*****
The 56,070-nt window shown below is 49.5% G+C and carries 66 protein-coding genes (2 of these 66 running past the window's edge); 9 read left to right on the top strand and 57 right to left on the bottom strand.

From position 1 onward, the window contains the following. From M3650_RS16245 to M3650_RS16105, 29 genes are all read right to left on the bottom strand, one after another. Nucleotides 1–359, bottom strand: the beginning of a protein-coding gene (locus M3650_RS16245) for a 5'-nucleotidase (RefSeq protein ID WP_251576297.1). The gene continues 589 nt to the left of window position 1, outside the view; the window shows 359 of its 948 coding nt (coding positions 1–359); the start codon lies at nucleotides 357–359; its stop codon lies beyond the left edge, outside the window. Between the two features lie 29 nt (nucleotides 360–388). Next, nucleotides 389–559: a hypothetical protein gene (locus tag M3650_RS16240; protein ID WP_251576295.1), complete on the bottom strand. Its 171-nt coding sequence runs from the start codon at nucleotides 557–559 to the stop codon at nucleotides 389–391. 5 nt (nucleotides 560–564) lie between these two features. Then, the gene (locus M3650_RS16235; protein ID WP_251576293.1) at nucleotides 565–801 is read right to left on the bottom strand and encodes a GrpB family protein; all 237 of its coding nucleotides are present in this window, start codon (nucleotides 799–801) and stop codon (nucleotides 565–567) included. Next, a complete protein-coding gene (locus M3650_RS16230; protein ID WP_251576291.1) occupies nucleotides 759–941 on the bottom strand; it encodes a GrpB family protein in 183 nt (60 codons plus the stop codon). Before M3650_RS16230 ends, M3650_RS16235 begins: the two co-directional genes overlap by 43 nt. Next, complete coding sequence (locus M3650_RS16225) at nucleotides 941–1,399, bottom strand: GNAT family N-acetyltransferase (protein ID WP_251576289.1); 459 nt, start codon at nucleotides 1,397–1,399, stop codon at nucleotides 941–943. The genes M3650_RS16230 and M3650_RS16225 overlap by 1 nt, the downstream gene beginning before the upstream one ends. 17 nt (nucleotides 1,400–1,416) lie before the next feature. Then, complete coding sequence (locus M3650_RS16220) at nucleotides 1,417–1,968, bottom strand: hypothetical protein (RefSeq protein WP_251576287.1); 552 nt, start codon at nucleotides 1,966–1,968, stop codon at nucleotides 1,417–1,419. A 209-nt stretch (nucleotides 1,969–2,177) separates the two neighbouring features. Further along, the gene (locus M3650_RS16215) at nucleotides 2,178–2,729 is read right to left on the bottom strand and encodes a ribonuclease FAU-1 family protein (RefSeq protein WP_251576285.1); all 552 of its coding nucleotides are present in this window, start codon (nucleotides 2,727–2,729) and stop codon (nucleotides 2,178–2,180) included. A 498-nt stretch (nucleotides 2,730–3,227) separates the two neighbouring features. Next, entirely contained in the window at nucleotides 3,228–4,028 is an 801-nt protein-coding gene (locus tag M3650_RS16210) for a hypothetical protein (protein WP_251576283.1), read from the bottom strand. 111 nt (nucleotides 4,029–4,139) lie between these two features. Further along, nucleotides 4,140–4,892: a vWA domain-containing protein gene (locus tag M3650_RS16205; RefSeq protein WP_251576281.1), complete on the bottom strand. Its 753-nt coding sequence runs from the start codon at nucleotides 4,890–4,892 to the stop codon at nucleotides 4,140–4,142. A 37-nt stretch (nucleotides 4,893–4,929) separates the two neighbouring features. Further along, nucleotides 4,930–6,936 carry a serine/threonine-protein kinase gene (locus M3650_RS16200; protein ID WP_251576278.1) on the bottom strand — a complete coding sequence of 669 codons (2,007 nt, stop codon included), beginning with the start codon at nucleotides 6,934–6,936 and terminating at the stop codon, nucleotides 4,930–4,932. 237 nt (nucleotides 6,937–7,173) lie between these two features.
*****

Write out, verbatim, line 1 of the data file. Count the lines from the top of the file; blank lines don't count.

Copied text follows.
The 56,070-nt window shown below is 49.5% G+C and carries 66 protein-coding genes (2 of these 66 running past the window's edge); 9 read left to right on the top strand and 57 right to left on the bottom strand.